Ilmington from the 10th to the 21st Century

Ilmington  was known as Ylmandun in the 10th century and recorded in the Domesday Book (1086) as Ilmedone

In Middle English “dun’ meant a hill and in Old English, it derived from the Scottish or Irish gaelic for a fort. Old English was spoken sometime between the 5th and 12th centuries. Middle English was widely used late into the 11th century to around the end of the 15th century. 

It is possible the name is of Saxon origin. .  Later it became Elmington, said to be because of the many elm trees in the village but this could just have been derived from Ylmedone.  The elm trees fell victim to Dutch Elm disease but there is a huge variety of other native tree species in and around the village, many of which were planted in the last twenty years. As you walk around the village you will see  some magnificent old chestnut trees, the odd silver birch and lots of willow, lime, oak, not native, but naturalised holm oak, sycamore and ash.

Ilmington is surrounded by hills, today known as the Ilmington Downs which are responsible for giving the village its own microclimate. So the ground around Ilmington and even within the village, is very hilly. These hills shelter the village from the damp south westerly winds and the cold of the Stour valley so that often on a wintery day in Ilmington, the air is clear and sunny but as you walk or drive up Campden Hill to reach the highest point in the county of Warwickshire (we are right on the border of Gloucestershire and Warwickshire) on Ebrington Hill you may be surprised by fog. But on a clear day, you can see for miles – right over to the Malvern Hills, purple in the distance.

The Romans were here – evidence of an occupied site (discovery of pots etc) was discovered some years ago near Ilmington.  Pig lane, a track which runs across the downs is perhaps an an old Roman road?  It is thought maybe to have been a connection between the Fosse Way and Ricknield Street.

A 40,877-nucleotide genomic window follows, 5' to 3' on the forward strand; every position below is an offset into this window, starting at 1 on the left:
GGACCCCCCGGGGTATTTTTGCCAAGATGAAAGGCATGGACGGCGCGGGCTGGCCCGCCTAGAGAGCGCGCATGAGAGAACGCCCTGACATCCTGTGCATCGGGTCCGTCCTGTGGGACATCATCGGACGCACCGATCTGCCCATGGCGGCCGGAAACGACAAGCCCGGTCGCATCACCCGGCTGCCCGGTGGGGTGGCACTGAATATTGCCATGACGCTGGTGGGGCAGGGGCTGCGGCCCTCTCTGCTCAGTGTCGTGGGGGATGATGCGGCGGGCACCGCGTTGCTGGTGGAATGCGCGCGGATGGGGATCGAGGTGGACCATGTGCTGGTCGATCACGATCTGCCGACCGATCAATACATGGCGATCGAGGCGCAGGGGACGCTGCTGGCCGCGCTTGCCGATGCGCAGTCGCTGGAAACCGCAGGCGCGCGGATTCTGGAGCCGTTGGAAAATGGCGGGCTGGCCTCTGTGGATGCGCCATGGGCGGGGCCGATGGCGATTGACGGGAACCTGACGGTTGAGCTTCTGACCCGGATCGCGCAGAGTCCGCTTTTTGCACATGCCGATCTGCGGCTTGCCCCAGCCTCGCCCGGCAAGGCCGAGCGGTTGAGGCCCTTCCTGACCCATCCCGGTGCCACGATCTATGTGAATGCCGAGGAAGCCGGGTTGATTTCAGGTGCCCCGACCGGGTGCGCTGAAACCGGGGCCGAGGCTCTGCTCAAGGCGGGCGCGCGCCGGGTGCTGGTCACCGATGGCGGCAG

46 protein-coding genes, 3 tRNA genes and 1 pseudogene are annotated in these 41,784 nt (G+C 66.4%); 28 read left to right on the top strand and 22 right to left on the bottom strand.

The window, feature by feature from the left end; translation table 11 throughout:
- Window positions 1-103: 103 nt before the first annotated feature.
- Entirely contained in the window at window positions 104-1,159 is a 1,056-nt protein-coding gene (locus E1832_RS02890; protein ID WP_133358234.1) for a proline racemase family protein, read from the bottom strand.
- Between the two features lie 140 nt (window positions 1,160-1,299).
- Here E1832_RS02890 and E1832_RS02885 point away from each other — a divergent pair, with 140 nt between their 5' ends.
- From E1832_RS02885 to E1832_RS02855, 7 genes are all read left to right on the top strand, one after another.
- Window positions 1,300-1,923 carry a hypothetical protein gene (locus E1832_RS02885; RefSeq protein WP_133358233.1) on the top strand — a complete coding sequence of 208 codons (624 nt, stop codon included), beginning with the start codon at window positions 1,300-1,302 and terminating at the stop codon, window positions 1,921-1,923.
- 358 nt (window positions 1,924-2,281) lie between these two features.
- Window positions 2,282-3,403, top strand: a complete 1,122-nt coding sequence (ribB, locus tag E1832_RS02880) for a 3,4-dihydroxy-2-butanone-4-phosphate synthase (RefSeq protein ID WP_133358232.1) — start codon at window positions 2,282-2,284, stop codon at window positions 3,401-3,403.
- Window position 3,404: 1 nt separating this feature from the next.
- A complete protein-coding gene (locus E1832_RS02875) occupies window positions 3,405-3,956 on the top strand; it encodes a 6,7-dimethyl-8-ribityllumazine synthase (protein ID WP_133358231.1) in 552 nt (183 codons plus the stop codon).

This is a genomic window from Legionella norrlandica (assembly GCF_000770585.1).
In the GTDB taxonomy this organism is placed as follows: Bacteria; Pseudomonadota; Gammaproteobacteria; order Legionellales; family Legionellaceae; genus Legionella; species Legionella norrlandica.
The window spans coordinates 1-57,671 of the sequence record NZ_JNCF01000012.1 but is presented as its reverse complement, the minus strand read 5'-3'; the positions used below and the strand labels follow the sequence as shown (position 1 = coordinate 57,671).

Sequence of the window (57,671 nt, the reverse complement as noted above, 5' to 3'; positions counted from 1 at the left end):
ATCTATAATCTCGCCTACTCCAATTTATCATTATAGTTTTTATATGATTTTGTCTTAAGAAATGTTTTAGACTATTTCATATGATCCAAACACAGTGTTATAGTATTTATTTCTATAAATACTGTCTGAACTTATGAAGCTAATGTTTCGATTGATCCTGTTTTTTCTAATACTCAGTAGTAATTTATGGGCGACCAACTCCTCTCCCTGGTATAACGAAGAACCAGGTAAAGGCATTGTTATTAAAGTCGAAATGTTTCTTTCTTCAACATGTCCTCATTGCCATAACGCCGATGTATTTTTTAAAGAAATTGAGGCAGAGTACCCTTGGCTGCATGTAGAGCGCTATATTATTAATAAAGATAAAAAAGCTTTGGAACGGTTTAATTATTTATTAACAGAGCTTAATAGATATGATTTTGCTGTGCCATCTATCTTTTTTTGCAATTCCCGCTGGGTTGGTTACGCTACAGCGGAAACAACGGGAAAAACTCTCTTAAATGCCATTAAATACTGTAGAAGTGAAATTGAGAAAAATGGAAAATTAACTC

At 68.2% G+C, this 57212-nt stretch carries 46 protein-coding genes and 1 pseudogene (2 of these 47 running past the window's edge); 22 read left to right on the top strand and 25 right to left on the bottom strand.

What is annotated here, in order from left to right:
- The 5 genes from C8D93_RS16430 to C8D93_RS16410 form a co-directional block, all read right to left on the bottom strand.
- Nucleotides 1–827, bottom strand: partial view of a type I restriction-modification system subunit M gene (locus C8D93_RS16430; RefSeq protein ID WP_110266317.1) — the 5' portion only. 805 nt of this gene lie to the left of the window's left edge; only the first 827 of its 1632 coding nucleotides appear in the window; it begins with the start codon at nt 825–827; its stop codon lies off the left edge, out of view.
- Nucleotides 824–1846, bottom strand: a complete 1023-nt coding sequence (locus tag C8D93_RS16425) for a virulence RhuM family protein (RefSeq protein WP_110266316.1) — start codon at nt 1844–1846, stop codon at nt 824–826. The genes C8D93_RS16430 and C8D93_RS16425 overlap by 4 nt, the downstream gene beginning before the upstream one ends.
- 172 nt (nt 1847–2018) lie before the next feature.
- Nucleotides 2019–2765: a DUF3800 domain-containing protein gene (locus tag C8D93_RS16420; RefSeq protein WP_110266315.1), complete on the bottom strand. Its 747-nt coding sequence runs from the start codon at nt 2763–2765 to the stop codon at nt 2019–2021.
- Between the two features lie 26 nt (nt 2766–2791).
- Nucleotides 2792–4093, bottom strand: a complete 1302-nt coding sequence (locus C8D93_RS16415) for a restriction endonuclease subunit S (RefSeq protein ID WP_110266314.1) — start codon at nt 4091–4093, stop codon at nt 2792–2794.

It used to run all the way to Shipston on Stour and is so called because the farmers drove the pigs along there to Shipston market in medieval times. Allegedly, according to tales of ghosts in the area the 12th century church is haunted by a former parish clerk and a phantom carriage drawn by six black, headless horses frequents Pig Lane. phantom carriage and six black headless horses, known locally as the Night Coach

In fact there is evidence of human occupation in the area since the iron age.  The Anglo Saxons built a wooden church in Ilmington and the Normans, following, rebuilt the church which has a typical Norman design.

The Domesday book of 1086 (just twenty years after the Norman invasion by William the Conqueror) tells us that Ilmington had then, three farms and 30 households.  The village has grown and shrunk through the centuries.  By 1700 the village population was over 300 and nearly 200 years later, in the late 1800’s had grown to 900.  The 2011 census had the population shrink down to 712 but I suspect it has risen again since then as there has been more building in the village in the last few years. Several of the older houses have the traditional thatched roof. The majority of the new houses have been sympathetically designed and built using the local material of the Cotswold Edge – the oolitic limestone known as Cotswold stone. There were several quarries in the Ilmington Downs and as you walk up Campden Hill you can see stones lying on the surface of some fields so it is not surprising that farmers still use it to build livestock proof loose stone walls as well.  It starts off as quite a bright creamy colour. As it gets older, it mellows to a golden honey colour. In fact, it is a very ancient sedimentary stone which has been derived from the skeletal remains of marine organisms.  Our grandchildren spend many happy hours just sitting on the ground of our courtyard picking out scraps of these fossil creatures.  They find fossils from the Jurassic period, from when much of Britain was covered by warm tropical seas – in particular a brachiopod, a marine bivalve, as well as bits of fossilised sea urchins and other long dead creatures from millions of years ago. 

Although much of the farmland around is under the plough for cereal crops and animal feed, grassland, mainly for sheep grazing, still dominates the landscape.  There are also dairy farms and the one in Back Street delivers milk to our village shop. Ilmington used to have many orchards some of which still survive and a thriving cider making enterprise set up in 2014, producing ‘Grumpy Frog Cider’ made from a huge variety of village apples. They now also make an apple brandy called The Spirit of Ilmington. This is sold in the village shop which is housed in the converted former Roman Catholic Church on Upper Green.  The shop is open every day with a travelling postmaster attending to run a post office on Tuesday and Thursday afternoon. There is a café attached.  We also have two pubs in the village, The Red Lion (Hook Norton Brewery) currently (2020) getting great TripAdvisor reviews for the value and quality of its food and the award winning, Howard Arms.  There are playing fields for cricket and football, tennis courts (visitors can arrange to play) and a playground.

The history of Sansome House will follow soon!